The invention relates to a patterned scarf according to the preamble of claim 1. Such a scarf is suitable, in particular, as a fan's scarf for associations, clubs, companies and the like.
Scarves, in particular fan scarves, are known in large numbers.
One way of producing such scarves is by knitting a scarf web which is then folded over itself and stitched together along a longitudinal side. Such a scarf then has to be overturned so that the good side is outward. The scarf has soft edges and can be produced from various materials. However, such a scarf has only a very low thread or stitch density, with the result that only rough patterns can be produced. It is not possible to individualize from one scarf to the next. Any fringes have to be produced separately and stitched on at the ends of the scarf.
Another known way of producing such scarves is by weaving with the warp-and-weft effect. The scarf is produced from two fabric layers which are woven with multicolored warp threads and multicolored weft threads. These layers are interwoven at the edges. The scarves are cut mechanically along the longitudinal edges and stitched over with an overlock seam, in order to prevent fraying. Such scarves produced with the warp-and-weft effect have only low warp density and weft density and therefore make it possible to have only rough patterns with insufficient definition. It is not possible for the scarves to be individualized during the production method. Fringes are formed by means of projecting warp threads in the course of the production of the scarf, but the fringes are ugly since they are multicolored.
A scarf of the type initially mentioned is known from IT-1 292 000 A and is illustrated in the present FIGS. 1 to 4. This scarf has single-colored warp threads and the patterning is formed by means of multicolored weft threads by spaced-out insertions between the single-colored warp threads. Such a scarf makes it possible to have patterns with good definition and a good purity of the colors and patterns.
PRESENTATION OF THE INVENTION
The object of the invention is to improve further a patterned scarf of the type initially mentioned.
This object is achieved, according to the invention, by:
the patterned scarf according to claim 1;
the method for producing the patterned scarf according to claim 16; and
a weaving machine for carrying out the method according to claim 24.
The textured warp threads give the scarf attractive full fringes which come close to those of a knitted scarf. Moreover, the scarf itself acquires a fuller handle.
Such a scarf may, in principle, be produced from a single web, but it is more advantageous to have at least two-web production on a weaving machine according to claim 16 and the separation of the interconnected scarves by means of a separating device. An efficient production of the scarf can thereby be implemented.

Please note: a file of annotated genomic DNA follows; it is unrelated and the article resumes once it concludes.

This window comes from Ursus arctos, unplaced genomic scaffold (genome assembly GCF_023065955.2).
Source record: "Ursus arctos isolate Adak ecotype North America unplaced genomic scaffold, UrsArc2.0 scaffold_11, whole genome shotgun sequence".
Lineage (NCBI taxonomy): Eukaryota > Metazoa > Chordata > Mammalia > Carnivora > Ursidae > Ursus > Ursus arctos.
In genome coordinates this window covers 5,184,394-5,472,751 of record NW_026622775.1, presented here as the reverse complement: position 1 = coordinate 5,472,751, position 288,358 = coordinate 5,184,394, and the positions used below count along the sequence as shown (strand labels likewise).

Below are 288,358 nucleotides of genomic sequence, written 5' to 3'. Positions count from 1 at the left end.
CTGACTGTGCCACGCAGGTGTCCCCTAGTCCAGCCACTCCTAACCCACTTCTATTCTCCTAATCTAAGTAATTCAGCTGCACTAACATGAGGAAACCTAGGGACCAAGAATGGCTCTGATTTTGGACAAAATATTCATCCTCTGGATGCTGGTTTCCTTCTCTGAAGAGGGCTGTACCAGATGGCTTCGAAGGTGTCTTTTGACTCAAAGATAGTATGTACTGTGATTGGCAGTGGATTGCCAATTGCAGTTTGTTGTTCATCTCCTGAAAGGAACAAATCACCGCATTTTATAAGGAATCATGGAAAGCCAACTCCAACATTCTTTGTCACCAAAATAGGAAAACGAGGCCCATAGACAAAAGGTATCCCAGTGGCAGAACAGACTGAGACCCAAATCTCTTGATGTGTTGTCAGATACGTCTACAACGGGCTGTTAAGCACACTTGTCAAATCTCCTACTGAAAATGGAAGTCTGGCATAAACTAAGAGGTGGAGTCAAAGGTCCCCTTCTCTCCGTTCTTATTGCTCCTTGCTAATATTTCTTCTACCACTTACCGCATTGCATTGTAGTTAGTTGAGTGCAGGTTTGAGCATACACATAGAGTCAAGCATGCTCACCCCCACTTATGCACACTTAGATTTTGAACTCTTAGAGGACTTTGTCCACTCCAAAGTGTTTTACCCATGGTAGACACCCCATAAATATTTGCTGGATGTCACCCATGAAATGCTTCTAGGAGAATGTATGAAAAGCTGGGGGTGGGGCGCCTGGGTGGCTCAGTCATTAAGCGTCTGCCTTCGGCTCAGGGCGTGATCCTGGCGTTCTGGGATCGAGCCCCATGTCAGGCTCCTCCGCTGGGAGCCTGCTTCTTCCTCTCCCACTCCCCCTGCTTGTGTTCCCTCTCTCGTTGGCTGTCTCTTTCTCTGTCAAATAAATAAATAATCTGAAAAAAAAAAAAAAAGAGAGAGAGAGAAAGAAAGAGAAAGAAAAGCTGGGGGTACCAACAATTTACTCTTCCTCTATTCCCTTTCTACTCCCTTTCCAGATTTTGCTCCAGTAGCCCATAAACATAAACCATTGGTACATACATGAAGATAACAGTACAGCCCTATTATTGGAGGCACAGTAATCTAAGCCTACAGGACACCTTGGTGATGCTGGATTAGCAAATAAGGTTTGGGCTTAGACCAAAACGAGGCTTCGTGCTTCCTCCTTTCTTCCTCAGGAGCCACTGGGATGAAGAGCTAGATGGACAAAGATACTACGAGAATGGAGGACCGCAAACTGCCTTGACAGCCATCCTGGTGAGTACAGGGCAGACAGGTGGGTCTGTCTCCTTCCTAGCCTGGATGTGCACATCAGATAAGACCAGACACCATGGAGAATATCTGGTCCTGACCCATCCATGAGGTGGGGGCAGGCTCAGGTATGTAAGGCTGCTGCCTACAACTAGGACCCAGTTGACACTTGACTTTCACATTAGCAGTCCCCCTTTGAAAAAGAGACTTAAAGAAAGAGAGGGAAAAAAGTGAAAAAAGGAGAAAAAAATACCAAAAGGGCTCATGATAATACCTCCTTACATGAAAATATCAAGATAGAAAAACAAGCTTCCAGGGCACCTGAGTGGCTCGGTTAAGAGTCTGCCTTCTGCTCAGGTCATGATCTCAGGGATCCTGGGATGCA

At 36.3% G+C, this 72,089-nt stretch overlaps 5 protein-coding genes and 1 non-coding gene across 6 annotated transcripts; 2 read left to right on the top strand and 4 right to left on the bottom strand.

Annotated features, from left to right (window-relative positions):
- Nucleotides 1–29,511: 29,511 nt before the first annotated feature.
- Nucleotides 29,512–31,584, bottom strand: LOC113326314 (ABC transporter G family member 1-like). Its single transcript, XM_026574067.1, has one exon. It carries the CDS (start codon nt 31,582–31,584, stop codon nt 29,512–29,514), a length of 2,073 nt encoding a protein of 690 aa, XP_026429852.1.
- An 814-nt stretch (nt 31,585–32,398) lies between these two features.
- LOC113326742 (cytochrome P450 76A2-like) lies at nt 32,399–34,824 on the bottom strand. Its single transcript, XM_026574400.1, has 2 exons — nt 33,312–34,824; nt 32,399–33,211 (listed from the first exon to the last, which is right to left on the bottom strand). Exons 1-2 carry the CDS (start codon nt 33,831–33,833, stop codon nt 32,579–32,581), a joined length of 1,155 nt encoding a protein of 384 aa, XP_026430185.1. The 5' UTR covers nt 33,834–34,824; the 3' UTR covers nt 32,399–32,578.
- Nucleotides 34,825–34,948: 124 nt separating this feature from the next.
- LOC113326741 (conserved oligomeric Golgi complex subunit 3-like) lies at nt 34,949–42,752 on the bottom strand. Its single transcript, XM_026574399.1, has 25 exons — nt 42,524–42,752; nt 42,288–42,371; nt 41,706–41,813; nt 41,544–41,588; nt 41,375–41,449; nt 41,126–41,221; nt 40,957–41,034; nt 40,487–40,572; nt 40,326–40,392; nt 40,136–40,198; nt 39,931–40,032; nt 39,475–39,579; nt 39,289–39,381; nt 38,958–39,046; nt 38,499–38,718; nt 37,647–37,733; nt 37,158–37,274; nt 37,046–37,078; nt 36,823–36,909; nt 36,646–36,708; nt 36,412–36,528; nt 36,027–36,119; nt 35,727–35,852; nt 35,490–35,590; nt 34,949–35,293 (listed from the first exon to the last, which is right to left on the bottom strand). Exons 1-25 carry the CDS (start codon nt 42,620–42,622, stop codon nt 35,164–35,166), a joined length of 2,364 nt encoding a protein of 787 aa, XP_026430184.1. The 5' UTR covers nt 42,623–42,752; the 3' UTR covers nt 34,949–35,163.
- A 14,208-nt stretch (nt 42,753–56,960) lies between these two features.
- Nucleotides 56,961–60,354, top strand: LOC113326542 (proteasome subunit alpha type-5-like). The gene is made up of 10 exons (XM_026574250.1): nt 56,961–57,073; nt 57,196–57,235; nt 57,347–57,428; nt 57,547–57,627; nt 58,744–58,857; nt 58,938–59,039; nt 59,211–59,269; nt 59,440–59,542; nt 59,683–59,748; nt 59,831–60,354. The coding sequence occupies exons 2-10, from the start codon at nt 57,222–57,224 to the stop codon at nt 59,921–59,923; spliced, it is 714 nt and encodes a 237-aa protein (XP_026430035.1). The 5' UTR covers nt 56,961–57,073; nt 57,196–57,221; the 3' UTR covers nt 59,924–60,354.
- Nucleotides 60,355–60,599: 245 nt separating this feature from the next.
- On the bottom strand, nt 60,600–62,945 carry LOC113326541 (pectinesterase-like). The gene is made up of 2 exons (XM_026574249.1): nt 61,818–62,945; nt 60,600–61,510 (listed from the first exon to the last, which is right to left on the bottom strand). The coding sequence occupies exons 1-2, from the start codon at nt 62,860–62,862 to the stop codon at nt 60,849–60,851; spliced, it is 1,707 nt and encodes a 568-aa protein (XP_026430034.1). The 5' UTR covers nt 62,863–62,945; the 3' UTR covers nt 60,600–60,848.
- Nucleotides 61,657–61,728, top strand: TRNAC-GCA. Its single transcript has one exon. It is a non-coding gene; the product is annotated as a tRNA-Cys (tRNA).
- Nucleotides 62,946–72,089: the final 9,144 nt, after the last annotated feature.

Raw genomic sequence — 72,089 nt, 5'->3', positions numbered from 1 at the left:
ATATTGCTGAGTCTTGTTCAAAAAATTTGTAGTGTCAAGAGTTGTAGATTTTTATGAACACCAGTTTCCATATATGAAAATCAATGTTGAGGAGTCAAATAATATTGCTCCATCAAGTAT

A weaving machine suitable for producing the scarf is described in claim 24.
Advantageous refinements of the invention are described in claims 2 to 15 for the scarf, in claims 17 to 23 for the method and in claims 25 to 29 for the weaving machine.
Various textured yarns are suitable for the warp threads, such as, for example, tortionally textured yarns, shoved and crimped yarns, curled monofilaments textured via a knife edge, airjet-textured loop yarns and the like. It is particularly preferred, however, to have a yarn according to claim 2, which has essentially nontwisted fibers lying open in parallel and which is swirled at defined intervals. Such yarns, despite having high stability in the longitudinal direction which is advantageous for fabric stability, nevertheless have a textured bulky appearance which is suitable for the fringes. The swirling of the fibers of the textured yarn may fluctuate within wide ranges, but a range of between 0.8 and 1.2 cm is particularly preferred. According to claim 3, a wide range is also possible for the fineness of the yarn of the warp threads, preferred results being obtained with the fineness of 160 to 180 dtex.
Particularly in the case of a yarn of the abovementioned type, optimum patterning possibilities with warp entities or weft densities according to claim 4 are obtained. Yarns composed of chemical fibers of the most diverse possible types may be used for the scarf, according to claim 5 the warp threads preferably consisting of polyester or polyamide. Particularly suitable weft threads consist, according to claim 6, of acrylic, preferably acrylic staple fibers.
Although the patterning of the scarf is formed basically by the weft threads and their spaced-out insertion between the warp threads, it may be expedient, if appropriate, according to claim 7, to provide the scarf with an additional weave-related patterning by means of the warp threads.
It is possible, admittedly, to produce each fabric layer so as to be individually patterned. A refinement according to claim 8 is particularly advantageous, however, since the same weft threads can then be used for both fabric layers for patterning purposes. This affords the further advantage that, by the weft threads being changed from one fabric layer to the other, the individual fabric layers are interconnected in regions, with the result that the scarf acquires some stability which improves the serviceability and handle of the scarf.
According to claim 9, the scarf may have both a word region and a picture region, the weft threads of the two regions being different according to claim 9, the weft threads preferably having greater fineness in the picture region.
According to claim 10, it is advantageous if the scarf has an individually configurable pattern region, so that such a scarf can be provided during the weaving operation, for example, with the signature of the future user or of a particular idol.
The unraveling of the scarf or a reworking of the scarf, for example by the edges being stitched together, can be avoided if the scarf is constructed according to claim 12.
The fringes along the transverse edges are formed, according to claim 13, by the warp threads. In specific instances, it may be advantageous if the scarf also has fringes along the longitudinal edges according to claim 14. By the scarf being constructed according to claim 15, by being roughened it acquires a full velvet-like appearance and a corresponding pleasant handle and good wearing properties.